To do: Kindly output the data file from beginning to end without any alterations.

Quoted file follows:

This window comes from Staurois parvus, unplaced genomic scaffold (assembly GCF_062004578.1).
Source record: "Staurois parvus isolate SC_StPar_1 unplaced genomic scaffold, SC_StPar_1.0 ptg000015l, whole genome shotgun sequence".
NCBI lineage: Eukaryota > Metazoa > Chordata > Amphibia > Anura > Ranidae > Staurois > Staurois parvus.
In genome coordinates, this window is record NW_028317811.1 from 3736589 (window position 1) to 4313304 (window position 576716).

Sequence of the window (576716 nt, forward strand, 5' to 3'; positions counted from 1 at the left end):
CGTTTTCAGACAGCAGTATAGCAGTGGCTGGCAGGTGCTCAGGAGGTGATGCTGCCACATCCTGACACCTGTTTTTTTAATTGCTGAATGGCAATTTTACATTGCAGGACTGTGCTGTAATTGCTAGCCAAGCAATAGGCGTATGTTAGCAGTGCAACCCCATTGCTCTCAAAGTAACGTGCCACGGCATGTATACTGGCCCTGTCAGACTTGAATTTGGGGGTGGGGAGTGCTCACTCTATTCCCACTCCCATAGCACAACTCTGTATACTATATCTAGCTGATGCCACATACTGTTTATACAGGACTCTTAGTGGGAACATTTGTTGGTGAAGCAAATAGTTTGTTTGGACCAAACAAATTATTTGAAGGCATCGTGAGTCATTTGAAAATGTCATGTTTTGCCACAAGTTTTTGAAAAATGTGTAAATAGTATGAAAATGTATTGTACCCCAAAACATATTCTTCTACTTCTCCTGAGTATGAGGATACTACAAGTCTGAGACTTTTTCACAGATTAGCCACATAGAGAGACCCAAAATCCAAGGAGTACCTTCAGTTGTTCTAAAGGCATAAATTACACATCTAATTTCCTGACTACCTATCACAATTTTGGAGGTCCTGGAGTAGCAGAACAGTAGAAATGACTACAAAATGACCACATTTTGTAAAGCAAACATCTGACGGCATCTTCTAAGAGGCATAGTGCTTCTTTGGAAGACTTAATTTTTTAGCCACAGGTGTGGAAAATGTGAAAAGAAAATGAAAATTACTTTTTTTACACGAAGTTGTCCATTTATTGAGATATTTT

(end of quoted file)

This window comes from Staurois parvus, unplaced genomic scaffold (assembly GCF_062004578.1).
Source record: "Staurois parvus isolate SC_StPar_1 unplaced genomic scaffold, SC_StPar_1.0 ptg000015l, whole genome shotgun sequence".
NCBI lineage: Eukaryota > Metazoa > Chordata > Amphibia > Anura > Ranidae > Staurois > Staurois parvus.
In genome coordinates, this window is record NW_028317811.1 from 3736589 (window position 1) to 4313304 (window position 576716).

Sequence of the window (576716 nt, forward strand, 5' to 3'; positions counted from 1 at the left end):
CGTTTTCAGACAGCAGTATAGCAGTGGCTGGCAGGTGCTCAGGAGGTGATGCTGCCACATCCTGACACCTGTTTTTTTAATTGCTGAATGGCAATTTTACATTGCAGGACTGTGCTGTAATTGCTAGCCAAGCAATAGGCGTATGTTAGCAGTGCAACCCCATTGCTCTCAAAGTAACGTGCCACGGCATGTATACTGGCCCTGTCAGACTTGAATTTGGGGGTGGGGAGTGCTCACTCTATTCCCACTCCCATAGCACAACTCTGTATACTATATCTAGCTGATGCCACATACTGTTTATACAGGACTCTTAGTGGGAACATTTGTTGGTGAAGCAAATAGTTTGTTTGGACCAAACAAATTATTTGAAGGCATCGTGAGTCATTTGAAAATGTCATGTTTTGCCACAAGTTTTTGAAAAATGTGTAAATAGTATGAAAATGTATTGTACCCCAAAACATATTCTTCTACTTCTCCTGAGTATGAGGATACTACAAGTCTGAGACTTTTTCACAGATTAGCCACATAGAGAGACCCAAAATCCAAGGAGTACCTTCAGTTGTTCTAAAGGCATAAATTACACATCTAATTTCCTGACTACCTATCACAATTTTGGAGGTCCTGGAGTAGCAGAACAGTAGAAATGACTACAAAATGACCACATTTTGTAAAGCAAACATCTGACGGCATCTTCTAAGAGGCATAGTGCTTCTTTGGAAGACTTAATTTTTTAGCCACAGGTGTGGAAAATGTGAAAAGAAAATGAAAATTACTTTTTTTACACGAAGTTGTCCATTTATTGAGATATTTT